The National Voter Registration Act (NVRA) was enacted in 1993 to promote voter registration and registration accuracy. The statute requires states to establish procedures for voter registration (1) upon obtaining a driver’s license; (2) by mail; (3) at government offices, including those providing public assistance or disability services; and (4) at military recruitment offices. This monograph surveys federal court interpretations of the statute. The text of the statute is included as an appendix.
Note 1: Since the publication of this guide, courts of appeals have reversed two district court decisions described in the guide:
a. The U.S. Court of Appeals for the Tenth Circuit determined that the Election Assistance Commission is not required to permit states to amend the federal voter registration form to require proof of citizenship beyond a written statement under penalty of perjury: Kobach v. United States Election Assistance Comm'n, 772 F.3d 1183 (10th Cir.), rev'g 6 F. Supp. 3d 1252 (D. Kan. 2014), cert. denied, 135 S. Ct. 2891 (2015); see League of Women Voters v. Newby, 838 F.3d 1 (D.C. Cir. 2016) (overruling the Federal Election Assistance Commission's permission for some states to add a citizenship documentation requirement to the federal voter registration form, because the commission failed to show or find that the addition was necessary); Fish v. Kobach, 840 F.3d 710 (10th Cir. 2016) (attestation under penalty of perjury that a voter registration applicant is a citizen is sufficient absent a factual showing that a substantial number of noncitizens have successfully registered to vote).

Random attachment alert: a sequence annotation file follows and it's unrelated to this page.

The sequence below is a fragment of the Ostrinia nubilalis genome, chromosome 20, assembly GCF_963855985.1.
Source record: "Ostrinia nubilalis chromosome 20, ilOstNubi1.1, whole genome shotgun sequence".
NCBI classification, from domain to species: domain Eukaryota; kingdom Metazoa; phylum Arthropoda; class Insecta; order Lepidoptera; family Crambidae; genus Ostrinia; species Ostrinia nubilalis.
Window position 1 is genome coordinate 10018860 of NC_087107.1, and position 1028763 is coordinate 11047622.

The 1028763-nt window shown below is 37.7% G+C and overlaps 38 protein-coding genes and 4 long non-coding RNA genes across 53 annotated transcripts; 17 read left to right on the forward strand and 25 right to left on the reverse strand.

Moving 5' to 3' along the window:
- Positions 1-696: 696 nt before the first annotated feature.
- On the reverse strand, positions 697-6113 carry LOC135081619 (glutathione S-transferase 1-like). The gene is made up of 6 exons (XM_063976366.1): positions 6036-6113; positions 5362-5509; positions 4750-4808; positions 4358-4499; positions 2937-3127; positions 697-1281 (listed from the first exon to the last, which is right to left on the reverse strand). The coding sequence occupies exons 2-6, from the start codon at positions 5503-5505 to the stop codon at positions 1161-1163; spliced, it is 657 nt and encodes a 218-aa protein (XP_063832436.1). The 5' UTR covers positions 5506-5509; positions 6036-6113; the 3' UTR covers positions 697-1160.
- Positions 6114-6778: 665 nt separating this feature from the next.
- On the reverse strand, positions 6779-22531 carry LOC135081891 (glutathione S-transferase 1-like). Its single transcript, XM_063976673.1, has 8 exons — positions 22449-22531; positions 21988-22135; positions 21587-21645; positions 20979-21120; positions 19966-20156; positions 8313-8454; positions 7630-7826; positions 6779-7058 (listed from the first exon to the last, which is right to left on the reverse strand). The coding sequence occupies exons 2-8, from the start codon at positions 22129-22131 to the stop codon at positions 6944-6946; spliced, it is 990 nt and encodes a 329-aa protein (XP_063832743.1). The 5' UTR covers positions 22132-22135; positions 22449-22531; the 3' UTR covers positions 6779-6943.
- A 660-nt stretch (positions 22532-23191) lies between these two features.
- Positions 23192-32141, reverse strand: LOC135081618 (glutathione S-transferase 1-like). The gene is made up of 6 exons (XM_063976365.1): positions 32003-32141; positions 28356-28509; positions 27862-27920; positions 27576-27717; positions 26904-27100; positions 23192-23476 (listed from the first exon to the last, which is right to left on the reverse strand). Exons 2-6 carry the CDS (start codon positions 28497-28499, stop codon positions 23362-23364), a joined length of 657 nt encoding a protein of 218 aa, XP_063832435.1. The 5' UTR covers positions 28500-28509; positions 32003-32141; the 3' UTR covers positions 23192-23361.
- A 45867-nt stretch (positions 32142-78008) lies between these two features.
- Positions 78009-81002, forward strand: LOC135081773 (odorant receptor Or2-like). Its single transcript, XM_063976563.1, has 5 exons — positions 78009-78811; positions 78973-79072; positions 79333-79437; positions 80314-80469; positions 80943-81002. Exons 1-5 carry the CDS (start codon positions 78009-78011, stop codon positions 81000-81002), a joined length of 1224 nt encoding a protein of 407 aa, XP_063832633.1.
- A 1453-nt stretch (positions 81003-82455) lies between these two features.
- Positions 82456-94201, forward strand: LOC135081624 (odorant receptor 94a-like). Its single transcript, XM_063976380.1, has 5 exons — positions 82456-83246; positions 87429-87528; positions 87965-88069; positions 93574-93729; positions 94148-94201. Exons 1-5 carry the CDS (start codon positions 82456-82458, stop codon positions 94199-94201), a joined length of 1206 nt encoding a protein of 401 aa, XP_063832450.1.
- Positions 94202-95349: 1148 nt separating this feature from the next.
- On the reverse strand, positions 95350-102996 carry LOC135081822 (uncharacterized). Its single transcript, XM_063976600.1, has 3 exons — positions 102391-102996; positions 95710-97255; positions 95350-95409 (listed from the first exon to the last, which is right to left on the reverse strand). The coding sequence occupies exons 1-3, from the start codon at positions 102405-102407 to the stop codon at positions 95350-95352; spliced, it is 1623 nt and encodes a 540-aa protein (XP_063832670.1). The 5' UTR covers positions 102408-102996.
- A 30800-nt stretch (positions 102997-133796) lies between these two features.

b. The U.S Court of Appeals for the Ninth Circuit reversed the dismissal by a District of Nevada Judge of a section 7 case for lack of standing and ordered the case reassigned to a different judge: National Council of La Raza v. Cegavske, 800 F.3d 1032 (9th Cir. 2015), rev'g 914 F. Supp. 2d 1201 (D. Nev. 2012).
Note 2: In September 2014, NVRA provisions were moved from sections 1973gg through 1973gg-10 of title 42 of the U.S. Code to sections 20501 through 20511 of a new title 52.